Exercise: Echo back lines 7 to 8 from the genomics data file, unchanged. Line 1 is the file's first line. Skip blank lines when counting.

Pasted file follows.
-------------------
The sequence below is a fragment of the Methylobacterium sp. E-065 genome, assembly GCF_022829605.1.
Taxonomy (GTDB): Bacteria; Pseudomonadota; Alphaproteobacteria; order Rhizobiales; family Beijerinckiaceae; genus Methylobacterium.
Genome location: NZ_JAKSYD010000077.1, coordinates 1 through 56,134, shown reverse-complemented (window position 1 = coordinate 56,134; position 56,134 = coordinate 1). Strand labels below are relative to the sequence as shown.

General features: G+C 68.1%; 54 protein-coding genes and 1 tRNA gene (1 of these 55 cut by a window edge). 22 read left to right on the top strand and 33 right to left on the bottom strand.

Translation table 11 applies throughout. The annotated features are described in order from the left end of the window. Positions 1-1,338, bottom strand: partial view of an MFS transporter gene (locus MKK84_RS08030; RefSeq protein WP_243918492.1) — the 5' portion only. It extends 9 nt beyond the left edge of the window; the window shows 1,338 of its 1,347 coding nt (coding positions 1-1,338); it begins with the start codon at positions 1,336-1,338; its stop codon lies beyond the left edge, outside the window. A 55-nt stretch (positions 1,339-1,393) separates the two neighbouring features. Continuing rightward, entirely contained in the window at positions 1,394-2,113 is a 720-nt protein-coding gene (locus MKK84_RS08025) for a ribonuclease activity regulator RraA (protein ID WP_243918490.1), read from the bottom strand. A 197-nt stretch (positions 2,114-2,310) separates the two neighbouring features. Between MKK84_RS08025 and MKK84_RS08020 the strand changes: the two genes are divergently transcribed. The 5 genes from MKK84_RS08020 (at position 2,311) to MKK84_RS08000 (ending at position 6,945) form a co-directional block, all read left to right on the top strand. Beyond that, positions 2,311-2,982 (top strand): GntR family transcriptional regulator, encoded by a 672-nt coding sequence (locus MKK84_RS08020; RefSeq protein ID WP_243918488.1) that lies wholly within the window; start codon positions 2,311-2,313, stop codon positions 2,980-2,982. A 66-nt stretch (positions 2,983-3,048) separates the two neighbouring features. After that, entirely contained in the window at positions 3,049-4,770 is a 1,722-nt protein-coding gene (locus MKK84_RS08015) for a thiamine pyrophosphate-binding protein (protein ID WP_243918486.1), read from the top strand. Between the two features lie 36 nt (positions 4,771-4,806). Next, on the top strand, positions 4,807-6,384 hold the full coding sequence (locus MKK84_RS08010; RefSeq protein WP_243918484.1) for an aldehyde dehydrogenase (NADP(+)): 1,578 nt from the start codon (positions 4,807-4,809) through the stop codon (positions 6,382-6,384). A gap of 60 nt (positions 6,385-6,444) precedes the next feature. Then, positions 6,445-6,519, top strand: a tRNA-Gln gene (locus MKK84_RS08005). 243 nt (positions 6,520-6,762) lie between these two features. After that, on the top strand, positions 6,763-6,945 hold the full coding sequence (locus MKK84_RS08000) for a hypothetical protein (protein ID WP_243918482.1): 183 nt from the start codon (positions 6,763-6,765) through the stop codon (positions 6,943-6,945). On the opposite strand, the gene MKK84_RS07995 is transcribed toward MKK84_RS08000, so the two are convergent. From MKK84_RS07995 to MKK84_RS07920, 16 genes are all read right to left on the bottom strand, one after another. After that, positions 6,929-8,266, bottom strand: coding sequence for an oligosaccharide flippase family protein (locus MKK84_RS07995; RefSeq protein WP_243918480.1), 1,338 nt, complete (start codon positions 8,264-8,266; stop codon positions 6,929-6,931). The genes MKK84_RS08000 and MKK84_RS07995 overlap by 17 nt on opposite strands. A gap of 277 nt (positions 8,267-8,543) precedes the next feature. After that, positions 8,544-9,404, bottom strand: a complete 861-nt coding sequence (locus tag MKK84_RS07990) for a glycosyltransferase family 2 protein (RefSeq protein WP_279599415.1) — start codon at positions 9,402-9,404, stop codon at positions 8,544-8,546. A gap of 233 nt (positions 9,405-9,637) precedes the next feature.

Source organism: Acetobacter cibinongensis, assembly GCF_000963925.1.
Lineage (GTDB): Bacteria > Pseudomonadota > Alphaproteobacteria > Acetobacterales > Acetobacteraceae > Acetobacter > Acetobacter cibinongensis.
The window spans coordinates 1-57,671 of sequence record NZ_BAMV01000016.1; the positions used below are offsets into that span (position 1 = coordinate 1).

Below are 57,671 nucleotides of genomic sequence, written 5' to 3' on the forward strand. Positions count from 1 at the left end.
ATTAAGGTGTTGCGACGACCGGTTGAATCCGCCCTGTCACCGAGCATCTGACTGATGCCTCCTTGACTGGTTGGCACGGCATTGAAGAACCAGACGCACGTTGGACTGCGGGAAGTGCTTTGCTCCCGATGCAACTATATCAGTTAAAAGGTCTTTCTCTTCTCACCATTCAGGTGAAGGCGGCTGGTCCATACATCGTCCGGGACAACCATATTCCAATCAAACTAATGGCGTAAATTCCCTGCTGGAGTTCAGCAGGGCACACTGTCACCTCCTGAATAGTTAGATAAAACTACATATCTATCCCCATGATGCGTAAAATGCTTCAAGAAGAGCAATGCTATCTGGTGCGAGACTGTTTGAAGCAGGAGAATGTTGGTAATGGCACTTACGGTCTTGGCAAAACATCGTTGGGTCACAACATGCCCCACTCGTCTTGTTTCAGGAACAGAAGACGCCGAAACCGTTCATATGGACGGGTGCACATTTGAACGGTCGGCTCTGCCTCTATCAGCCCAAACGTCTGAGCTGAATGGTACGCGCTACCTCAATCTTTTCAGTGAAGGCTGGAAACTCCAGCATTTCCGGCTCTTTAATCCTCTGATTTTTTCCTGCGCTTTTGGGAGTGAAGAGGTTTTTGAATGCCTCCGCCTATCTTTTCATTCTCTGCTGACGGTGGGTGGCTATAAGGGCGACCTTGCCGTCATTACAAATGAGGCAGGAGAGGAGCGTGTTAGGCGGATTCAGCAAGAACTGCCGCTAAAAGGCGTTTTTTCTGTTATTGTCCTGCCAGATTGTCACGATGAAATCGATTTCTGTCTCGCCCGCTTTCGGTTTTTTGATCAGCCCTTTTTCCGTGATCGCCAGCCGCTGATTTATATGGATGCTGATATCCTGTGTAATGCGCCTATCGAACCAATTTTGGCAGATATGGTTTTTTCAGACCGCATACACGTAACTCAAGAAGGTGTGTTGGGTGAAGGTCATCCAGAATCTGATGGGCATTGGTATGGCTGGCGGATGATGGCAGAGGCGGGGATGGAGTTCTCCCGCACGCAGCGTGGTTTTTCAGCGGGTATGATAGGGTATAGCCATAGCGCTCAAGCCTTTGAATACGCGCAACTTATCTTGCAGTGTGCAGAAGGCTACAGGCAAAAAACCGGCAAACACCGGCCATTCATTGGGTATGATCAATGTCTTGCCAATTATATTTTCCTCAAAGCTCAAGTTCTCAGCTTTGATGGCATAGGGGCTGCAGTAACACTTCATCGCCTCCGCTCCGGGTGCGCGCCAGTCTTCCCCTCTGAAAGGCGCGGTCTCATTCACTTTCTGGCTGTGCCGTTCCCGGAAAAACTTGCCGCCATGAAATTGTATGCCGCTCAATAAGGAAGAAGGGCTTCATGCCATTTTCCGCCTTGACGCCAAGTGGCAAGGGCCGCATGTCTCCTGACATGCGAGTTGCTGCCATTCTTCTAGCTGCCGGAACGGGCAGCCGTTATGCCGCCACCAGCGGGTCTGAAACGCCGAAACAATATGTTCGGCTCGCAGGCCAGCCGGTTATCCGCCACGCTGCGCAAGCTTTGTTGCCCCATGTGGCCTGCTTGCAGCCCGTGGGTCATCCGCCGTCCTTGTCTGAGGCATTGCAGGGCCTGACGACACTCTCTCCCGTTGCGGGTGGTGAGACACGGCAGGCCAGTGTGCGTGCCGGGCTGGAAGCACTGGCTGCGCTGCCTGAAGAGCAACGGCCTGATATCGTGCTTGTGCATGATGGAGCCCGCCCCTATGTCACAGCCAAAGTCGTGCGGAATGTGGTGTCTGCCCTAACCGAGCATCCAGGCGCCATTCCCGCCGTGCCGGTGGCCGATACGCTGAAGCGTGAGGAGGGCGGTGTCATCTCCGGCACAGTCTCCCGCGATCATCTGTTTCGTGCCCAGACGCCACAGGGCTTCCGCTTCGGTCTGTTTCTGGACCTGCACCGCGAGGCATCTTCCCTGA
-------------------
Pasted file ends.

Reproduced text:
Lineage (GTDB): Bacteria > Pseudomonadota > Alphaproteobacteria > Acetobacterales > Acetobacteraceae > Acetobacter > Acetobacter cibinongensis.
The window spans coordinates 1-57,671 of sequence record NZ_BAMV01000016.1; the positions used below are offsets into that span (position 1 = coordinate 1).